Top News from Israel & Palestine: November 13, 2020

What We’re Reading

U.S. Policy

Pompeo plans unprecedented visit to West Bank settlement,

“Secretary of State Mike Pompeo is planning to visit the Golan Heights and an Israeli settlement in the West Bank next week, both firsts for a U.S. secretary of state…The trip seems intended to highlight the Trump administration’s policy shifts on Israel. For Pompeo, it also has domestic political significance ahead of a possible presidential run in 2024…Last November, Pompeo annulled a State Department legal opinion from 1978 which deemed Israeli settlements in the West Bank “inconsistent with international law.” He and U.S. ambassador to Israel David Friedman were the driving forces behind that shift…After Pompeo’s announcement, the owner of the winery named a new series of wine after Pompeo and sent him a case of wine bottles…It’s unclear whether it will be designated as an official visit or a private visit, or whether any Israeli officials will accompany him.”

Also See

How Biden will roll back Trump’s ‘America First’ legacy on foreign aid,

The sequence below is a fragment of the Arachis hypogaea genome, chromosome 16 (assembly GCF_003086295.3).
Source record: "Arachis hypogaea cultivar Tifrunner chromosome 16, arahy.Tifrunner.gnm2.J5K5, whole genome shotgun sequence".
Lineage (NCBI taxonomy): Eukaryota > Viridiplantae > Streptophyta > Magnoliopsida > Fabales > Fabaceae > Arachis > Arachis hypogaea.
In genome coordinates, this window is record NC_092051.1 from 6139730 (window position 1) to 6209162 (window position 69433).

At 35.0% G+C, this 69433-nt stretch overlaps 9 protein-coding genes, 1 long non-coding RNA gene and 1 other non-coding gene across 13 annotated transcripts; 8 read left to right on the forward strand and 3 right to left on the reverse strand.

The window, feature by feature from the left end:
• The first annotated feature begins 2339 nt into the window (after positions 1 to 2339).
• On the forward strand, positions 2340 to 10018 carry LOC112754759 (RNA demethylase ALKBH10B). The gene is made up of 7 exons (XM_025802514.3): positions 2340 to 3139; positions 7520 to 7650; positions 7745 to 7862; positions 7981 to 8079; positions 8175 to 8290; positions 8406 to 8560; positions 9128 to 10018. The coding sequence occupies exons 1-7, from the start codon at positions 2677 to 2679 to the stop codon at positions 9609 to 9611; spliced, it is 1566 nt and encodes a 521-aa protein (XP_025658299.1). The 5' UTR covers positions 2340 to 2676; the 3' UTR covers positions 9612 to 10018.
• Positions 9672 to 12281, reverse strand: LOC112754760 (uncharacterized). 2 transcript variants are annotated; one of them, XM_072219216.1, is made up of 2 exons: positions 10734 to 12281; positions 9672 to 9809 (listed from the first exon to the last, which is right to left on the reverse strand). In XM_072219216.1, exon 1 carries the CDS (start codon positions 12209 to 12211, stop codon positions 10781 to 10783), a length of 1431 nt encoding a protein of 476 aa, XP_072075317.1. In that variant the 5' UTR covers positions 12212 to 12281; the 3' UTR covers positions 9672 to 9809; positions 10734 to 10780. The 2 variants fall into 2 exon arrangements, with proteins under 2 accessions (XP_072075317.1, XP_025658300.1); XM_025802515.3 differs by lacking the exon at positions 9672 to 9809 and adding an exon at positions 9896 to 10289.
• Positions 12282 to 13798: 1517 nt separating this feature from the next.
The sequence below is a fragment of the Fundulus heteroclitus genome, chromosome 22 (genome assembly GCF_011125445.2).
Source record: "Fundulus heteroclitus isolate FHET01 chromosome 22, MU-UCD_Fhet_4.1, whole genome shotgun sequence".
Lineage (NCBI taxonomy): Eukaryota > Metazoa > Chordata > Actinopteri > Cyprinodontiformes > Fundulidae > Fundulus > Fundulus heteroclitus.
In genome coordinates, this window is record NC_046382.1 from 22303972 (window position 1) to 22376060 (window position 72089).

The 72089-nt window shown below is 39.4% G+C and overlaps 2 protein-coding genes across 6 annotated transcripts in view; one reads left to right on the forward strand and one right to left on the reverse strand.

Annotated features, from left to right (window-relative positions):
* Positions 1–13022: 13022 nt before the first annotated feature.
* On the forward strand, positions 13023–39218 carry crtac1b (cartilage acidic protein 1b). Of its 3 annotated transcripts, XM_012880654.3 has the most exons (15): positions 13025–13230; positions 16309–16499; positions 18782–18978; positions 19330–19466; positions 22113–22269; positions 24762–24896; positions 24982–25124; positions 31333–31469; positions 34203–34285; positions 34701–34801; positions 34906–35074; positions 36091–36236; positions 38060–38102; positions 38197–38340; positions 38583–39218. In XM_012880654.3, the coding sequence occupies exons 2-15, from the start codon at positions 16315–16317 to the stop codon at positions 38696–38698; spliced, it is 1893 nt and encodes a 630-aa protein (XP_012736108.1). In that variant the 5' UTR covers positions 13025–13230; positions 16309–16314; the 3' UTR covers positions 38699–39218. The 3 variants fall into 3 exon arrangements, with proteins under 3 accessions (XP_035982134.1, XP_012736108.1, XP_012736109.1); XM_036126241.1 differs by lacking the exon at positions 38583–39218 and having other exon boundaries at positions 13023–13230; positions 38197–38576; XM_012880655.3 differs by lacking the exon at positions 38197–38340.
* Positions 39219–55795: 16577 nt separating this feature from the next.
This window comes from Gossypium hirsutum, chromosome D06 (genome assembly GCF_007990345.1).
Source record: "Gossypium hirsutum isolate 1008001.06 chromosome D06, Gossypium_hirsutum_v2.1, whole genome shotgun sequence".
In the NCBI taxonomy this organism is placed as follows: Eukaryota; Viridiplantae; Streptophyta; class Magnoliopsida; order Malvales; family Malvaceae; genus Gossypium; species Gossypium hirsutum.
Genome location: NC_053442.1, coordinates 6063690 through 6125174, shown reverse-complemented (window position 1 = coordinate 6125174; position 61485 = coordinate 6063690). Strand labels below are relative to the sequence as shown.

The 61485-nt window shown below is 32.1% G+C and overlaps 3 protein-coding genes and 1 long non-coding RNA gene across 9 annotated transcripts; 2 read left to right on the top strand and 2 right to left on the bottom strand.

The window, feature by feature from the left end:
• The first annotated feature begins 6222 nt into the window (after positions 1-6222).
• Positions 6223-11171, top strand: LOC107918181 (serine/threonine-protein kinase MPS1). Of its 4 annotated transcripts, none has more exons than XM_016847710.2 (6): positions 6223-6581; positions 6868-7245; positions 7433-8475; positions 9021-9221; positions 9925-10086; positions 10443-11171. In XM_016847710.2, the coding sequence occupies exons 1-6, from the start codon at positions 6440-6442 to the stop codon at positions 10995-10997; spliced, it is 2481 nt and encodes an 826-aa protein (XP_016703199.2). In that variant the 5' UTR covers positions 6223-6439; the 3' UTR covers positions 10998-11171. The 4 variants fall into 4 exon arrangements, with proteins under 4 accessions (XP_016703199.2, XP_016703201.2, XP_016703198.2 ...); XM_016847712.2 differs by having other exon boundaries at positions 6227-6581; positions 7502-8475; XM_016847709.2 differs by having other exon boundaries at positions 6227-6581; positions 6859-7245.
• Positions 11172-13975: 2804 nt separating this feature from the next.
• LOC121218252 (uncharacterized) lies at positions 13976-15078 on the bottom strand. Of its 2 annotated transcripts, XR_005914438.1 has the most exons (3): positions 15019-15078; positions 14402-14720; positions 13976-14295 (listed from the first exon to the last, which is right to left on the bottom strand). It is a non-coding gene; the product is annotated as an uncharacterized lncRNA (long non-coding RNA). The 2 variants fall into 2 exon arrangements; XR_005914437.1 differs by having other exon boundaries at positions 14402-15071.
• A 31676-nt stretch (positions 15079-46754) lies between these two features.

“The Biden administration will also pursue a restoration of aid to the United Nations relief agency for Palestinian refugees (UNRWA), which Trump pulled all funding from in 2018. Since losing its biggest donor, the cash-strapped agency has been forced to scale back on health care, education and other critical services. Vice President-elect Kamala Harris has said the Biden administration would “take immediate steps to restore economic and humanitarian assistance” to the Palestinians, in addition to reopening the US consulate in East Jerusalem and the Palestinian mission in Washington. Elizabeth Campbell, UNRWA’s director in Washington, says her agency is optimistic and believes the new administration will provide assistance “on the basis of need and need alone, not for political reasons.””